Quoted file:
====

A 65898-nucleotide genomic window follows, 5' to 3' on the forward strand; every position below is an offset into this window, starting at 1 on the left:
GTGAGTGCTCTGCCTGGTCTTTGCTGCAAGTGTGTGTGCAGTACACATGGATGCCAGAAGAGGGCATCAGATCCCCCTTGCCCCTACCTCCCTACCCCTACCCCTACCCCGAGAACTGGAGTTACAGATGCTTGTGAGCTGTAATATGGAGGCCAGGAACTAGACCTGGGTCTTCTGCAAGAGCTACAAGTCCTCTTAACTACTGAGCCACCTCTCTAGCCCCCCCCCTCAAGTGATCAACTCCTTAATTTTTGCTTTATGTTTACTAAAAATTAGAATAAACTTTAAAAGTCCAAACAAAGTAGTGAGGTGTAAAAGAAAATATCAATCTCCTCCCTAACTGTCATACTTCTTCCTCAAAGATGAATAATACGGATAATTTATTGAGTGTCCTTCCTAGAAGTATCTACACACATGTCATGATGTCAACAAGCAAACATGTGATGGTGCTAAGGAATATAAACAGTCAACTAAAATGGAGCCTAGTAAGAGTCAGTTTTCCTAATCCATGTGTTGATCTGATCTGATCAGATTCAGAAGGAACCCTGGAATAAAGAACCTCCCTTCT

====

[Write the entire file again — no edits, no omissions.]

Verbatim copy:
A 65898-nucleotide genomic window follows, 5' to 3' on the forward strand; every position below is an offset into this window, starting at 1 on the left:
GTGAGTGCTCTGCCTGGTCTTTGCTGCAAGTGTGTGTGCAGTACACATGGATGCCAGAAGAGGGCATCAGATCCCCCTTGCCCCTACCTCCCTACCCCTACCCCTACCCCGAGAACTGGAGTTACAGATGCTTGTGAGCTGTAATATGGAGGCCAGGAACTAGACCTGGGTCTTCTGCAAGAGCTACAAGTCCTCTTAACTACTGAGCCACCTCTCTAGCCCCCCCCCTCAAGTGATCAACTCCTTAATTTTTGCTTTATGTTTACTAAAAATTAGAATAAACTTTAAAAGTCCAAACAAAGTAGTGAGGTGTAAAAGAAAATATCAATCTCCTCCCTAACTGTCATACTTCTTCCTCAAAGATGAATAATACGGATAATTTATTGAGTGTCCTTCCTAGAAGTATCTACACACATGTCATGATGTCAACAAGCAAACATGTGATGGTGCTAAGGAATATAAACAGTCAACTAAAATGGAGCCTAGTAAGAGTCAGTTTTCCTAATCCATGTGTTGATCTGATCTGATCAGATTCAGAAGGAACCCTGGAATAAAGAACCTCCCTTCT